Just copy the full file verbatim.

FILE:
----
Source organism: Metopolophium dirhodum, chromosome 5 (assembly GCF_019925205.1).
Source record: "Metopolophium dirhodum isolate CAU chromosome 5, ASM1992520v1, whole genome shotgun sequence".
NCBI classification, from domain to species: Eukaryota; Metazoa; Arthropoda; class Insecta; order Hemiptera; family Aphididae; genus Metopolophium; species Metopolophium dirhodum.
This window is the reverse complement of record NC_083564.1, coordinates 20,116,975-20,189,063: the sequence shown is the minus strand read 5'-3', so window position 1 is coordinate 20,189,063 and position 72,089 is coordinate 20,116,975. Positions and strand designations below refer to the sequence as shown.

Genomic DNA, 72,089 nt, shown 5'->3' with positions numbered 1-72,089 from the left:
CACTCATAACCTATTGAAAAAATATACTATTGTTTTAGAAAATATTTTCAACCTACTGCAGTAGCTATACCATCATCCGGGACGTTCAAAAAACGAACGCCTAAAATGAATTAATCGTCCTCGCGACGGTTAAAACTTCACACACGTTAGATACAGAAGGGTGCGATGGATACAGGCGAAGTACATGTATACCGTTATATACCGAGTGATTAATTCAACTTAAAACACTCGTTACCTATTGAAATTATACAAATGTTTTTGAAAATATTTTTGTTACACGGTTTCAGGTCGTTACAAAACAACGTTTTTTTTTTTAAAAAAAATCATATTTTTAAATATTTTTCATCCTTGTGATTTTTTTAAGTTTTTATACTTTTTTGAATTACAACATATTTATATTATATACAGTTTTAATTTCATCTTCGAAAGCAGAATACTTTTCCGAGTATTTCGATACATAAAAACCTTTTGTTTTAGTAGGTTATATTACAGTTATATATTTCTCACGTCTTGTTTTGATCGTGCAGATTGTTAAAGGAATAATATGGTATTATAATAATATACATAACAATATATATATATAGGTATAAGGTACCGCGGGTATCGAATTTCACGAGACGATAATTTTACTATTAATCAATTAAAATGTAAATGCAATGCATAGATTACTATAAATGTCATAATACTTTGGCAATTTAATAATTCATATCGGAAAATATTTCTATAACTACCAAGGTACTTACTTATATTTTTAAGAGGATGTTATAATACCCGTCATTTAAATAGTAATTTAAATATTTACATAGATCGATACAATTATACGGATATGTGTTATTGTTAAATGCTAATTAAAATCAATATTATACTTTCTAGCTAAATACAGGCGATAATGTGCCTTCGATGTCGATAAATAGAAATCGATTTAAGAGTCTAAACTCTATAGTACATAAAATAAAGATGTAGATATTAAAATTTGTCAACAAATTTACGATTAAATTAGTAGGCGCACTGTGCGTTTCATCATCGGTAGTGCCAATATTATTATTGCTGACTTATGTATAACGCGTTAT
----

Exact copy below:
Source organism: Metopolophium dirhodum, chromosome 5 (assembly GCF_019925205.1).
Source record: "Metopolophium dirhodum isolate CAU chromosome 5, ASM1992520v1, whole genome shotgun sequence".
NCBI classification, from domain to species: Eukaryota; Metazoa; Arthropoda; class Insecta; order Hemiptera; family Aphididae; genus Metopolophium; species Metopolophium dirhodum.
This window is the reverse complement of record NC_083564.1, coordinates 20,116,975-20,189,063: the sequence shown is the minus strand read 5'-3', so window position 1 is coordinate 20,189,063 and position 72,089 is coordinate 20,116,975. Positions and strand designations below refer to the sequence as shown.

Genomic DNA, 72,089 nt, shown 5'->3' with positions numbered 1-72,089 from the left:
CACTCATAACCTATTGAAAAAATATACTATTGTTTTAGAAAATATTTTCAACCTACTGCAGTAGCTATACCATCATCCGGGACGTTCAAAAAACGAACGCCTAAAATGAATTAATCGTCCTCGCGACGGTTAAAACTTCACACACGTTAGATACAGAAGGGTGCGATGGATACAGGCGAAGTACATGTATACCGTTATATACCGAGTGATTAATTCAACTTAAAACACTCGTTACCTATTGAAATTATACAAATGTTTTTGAAAATATTTTTGTTACACGGTTTCAGGTCGTTACAAAACAACGTTTTTTTTTTTAAAAAAAATCATATTTTTAAATATTTTTCATCCTTGTGATTTTTTTAAGTTTTTATACTTTTTTGAATTACAACATATTTATATTATATACAGTTTTAATTTCATCTTCGAAAGCAGAATACTTTTCCGAGTATTTCGATACATAAAAACCTTTTGTTTTAGTAGGTTATATTACAGTTATATATTTCTCACGTCTTGTTTTGATCGTGCAGATTGTTAAAGGAATAATATGGTATTATAATAATATACATAACAATATATATATATAGGTATAAGGTACCGCGGGTATCGAATTTCACGAGACGATAATTTTACTATTAATCAATTAAAATGTAAATGCAATGCATAGATTACTATAAATGTCATAATACTTTGGCAATTTAATAATTCATATCGGAAAATATTTCTATAACTACCAAGGTACTTACTTATATTTTTAAGAGGATGTTATAATACCCGTCATTTAAATAGTAATTTAAATATTTACATAGATCGATACAATTATACGGATATGTGTTATTGTTAAATGCTAATTAAAATCAATATTATACTTTCTAGCTAAATACAGGCGATAATGTGCCTTCGATGTCGATAAATAGAAATCGATTTAAGAGTCTAAACTCTATAGTACATAAAATAAAGATGTAGATATTAAAATTTGTCAACAAATTTACGATTAAATTAGTAGGCGCACTGTGCGTTTCATCATCGGTAGTGCCAATATTATTATTGCTGACTTATGTATAACGCGTTAT